Thursday, March 23, 2006

Stuff

Had a chat with one of my friends. She's one of my closest friends. Love her to death.
 
However. She said something this morning that really disturbed me, and I need to go back and talk to her about it. I know I do. But I just had to write it all out here ... :)
 
The comment? "Those kids are just so grateful to [thier adoptive parents] that they are just the best behaved kids ever." Then later on in the conversation made the same comment using different words. There were a few more sentences (and a little more extreme, like a comparison to puppies) to her thought, but that was the gist.
 
Kids are grateful for being adopted. Ok.
Kids are good because they are grateful. Hmmm. Shaky ground here.
Kids are grateful for any family structure at all so they will be good so they won't have their adoptive parents abandon them? Um, huh?
 
What about the other side of the discussion?
 
Parents are grateful for children. No matter how those children come to them.
 
I went shopping over the weekend to buy some clothes for our trip ... no, we don't have a referral, but I wanted to make sure I was good to go with a few key pieces. When the sales girl asked me the purpose of our trip (I usually don't advertise why, but was feeling chummy with her), she said, "You're doing such a good thing! I wish I could give a child like that a loving home. Those children are always so grateful for parents!" My response? "Actually, I think its kind of selfish on our part. We want to be parents and are choosing to build our family this way. The child really doesn't have a choice."
 
Gratitude. Yes its there. As an adoptee, I know it is. But, people need to get off their proverbial high horses and think that they're going to heaven because you're "saving" an "unfortunate" child. These are children.
 
Period.
 
I get so upset (to the point of tears), when people say things like this. Ok, sure you see the children as lucky. But what about the parents.
 
My parents never made me feel like I was the lucky one ... and therefore making me feel like I owed something to them ... they always (and STILL) say that they were the lucky ones to have received the gift of me.
 
Powerful stuff.
 
Same words, different order, but it makes all the difference to an adoptee. Like I've mentioned before, it makes a huge difference. I was a child. End of statement. I was never the "lucky" kid they adopted. I was a kid. Alot of a child's self esteem is tied to their identity -- ok, most of their identity is tied to their self-esteem. Children need to be cherished. Need to be children. Not told they were lucky. Not told they were "saved".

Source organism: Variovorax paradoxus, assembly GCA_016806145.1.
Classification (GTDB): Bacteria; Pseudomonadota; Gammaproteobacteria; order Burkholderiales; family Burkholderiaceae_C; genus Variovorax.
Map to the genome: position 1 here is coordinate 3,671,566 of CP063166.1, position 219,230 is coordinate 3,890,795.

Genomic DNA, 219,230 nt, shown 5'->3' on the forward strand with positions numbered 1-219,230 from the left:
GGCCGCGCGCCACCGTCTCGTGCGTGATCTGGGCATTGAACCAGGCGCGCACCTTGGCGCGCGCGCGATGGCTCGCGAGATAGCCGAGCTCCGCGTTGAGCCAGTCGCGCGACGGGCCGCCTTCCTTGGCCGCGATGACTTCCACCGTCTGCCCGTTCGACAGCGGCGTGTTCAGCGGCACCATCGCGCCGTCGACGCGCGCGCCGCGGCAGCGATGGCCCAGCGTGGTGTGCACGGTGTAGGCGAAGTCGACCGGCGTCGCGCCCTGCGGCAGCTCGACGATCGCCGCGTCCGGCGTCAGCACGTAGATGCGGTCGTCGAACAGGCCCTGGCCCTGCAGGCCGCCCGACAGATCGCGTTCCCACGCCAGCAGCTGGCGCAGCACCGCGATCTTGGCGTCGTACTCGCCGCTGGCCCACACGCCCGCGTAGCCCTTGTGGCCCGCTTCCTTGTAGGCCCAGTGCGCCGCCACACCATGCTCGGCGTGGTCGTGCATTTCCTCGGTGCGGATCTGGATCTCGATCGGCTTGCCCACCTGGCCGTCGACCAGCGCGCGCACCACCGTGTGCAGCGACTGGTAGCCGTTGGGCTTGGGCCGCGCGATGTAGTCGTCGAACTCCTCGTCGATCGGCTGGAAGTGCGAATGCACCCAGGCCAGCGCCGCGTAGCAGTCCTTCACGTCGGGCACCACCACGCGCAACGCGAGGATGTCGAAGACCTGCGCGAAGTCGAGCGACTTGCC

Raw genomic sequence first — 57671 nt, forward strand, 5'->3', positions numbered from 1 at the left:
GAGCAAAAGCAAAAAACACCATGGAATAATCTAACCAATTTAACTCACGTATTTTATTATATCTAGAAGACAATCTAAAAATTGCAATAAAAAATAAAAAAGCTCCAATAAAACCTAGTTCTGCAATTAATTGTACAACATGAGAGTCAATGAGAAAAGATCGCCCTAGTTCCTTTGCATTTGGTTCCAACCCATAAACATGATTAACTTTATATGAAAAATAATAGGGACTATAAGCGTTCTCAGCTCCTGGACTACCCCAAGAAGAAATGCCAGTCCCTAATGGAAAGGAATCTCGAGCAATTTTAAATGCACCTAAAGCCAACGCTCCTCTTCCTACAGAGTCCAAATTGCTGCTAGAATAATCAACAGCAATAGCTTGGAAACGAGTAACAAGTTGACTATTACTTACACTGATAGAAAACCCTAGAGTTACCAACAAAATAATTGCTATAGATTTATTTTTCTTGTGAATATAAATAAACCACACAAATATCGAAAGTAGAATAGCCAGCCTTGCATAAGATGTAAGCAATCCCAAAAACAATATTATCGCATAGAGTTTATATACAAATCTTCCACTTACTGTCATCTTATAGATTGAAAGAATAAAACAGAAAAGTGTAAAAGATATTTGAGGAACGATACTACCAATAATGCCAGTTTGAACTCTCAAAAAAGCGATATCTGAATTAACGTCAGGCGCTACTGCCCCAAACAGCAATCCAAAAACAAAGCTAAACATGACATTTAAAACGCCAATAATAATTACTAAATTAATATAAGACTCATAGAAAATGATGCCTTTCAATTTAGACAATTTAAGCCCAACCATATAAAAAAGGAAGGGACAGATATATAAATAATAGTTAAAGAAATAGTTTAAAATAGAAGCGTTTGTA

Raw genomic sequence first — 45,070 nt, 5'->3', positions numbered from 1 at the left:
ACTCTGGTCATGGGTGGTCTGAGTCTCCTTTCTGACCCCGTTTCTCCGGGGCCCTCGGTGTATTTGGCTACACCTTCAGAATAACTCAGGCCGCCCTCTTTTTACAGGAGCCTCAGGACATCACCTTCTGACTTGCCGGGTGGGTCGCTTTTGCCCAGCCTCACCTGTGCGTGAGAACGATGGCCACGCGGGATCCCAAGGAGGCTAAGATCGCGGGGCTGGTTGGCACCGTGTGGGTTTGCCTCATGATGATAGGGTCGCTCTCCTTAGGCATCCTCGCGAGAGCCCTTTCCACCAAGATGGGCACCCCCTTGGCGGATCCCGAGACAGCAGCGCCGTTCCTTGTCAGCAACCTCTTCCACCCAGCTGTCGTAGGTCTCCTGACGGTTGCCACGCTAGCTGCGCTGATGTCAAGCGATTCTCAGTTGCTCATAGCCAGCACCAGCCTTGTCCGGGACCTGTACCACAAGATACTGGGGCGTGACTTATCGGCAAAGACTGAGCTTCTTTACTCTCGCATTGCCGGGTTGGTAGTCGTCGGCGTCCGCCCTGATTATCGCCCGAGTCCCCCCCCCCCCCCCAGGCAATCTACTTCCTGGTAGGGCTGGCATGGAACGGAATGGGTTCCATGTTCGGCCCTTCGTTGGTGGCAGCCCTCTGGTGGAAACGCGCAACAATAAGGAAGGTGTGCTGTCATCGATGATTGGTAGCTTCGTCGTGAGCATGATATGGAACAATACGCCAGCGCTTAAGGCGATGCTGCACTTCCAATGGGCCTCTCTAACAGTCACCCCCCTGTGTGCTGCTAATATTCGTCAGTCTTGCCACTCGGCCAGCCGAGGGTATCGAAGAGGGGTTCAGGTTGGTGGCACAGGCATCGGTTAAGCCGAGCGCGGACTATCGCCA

As a result of the way my parents treated me, I wore the badge of adoption with puffed up pride. I was so fortunate to have that. There are so many children (by birth and by adoption) that are not cherished, that are not valued. Their parents tell them that they are lucky for what they have. That may be true, but the parents are wrong.
 
So next time I talk to my friend, I'm going to be armed with a good conversation about this. I know she will take it to heart, and change the way she sees adoption in general. She's good that way.
 
The sales girl, well, she didn't say another thing the rest of the transaction (I was in the store for a couple of hours, and this was at the end of that visit). I know that with that brief phrase, she was embarrassed, but I also saw the wheels turning in her head. She was thinking about what I said, and in my opinion, thats a good thing.
 
I'm not out to "educate" but take the appropriate opportunity when I need to.

5 comments:

Margaret said...

Great post, Bethee.

This is a hard thing to help people understand. I've gotten the comments like "you're so brave" and "I it's so great you're doing that." It's hard to explain to someone why that's off-base and nearly offensive.

You did a great job of explaining it here. I might arm myself with some of your words for the future.

Tricia said...

wow, you've captured some thoughts that i've had... especially the comment about the selfishness i sometimes feel about our adoption. we are choosing to have our family this way, but the children we will adopt do not have a choice. i wish they could choose us, to be honest with you. that's one reason why we are considering adoption of children who are a little bit older... i know they will still be kids, but they will know what's happening and be able to express whether they want us as parents or not. (at least i'm hoping) i'm so afraid that our children will resent us for taking them away from their homeland. i can only hope that the love and home we can provide for them will be good enough. i'm rambling, sorry.

Starfish said...

How stupid are people, really. And these are the people who are allowed to have their own biological children...someone needs to explain that to me. I haven't told too many people about the adoption thing yet because I am a very *ahem* fiesty person, and I know I will react badly when someone says something stupid (as if you're taking a puppy home from the pound). Adopted children are really not much different. They seem different now because of all the emotion (and paperwork) it took to get them. After that, they are pretty much like every other kid. I don't feel selfish though...I really do feel as if this child is out there waiting for us. A biological child doesn't have any choice either if you think about it. Sorry about the long post, but this issue touches a nerve!!

Tricia said...

hi bethee, here's my email

tricia_maleniak@yahoo.com

have a good weekend!

Anna said...

Beautifully said, Bethee.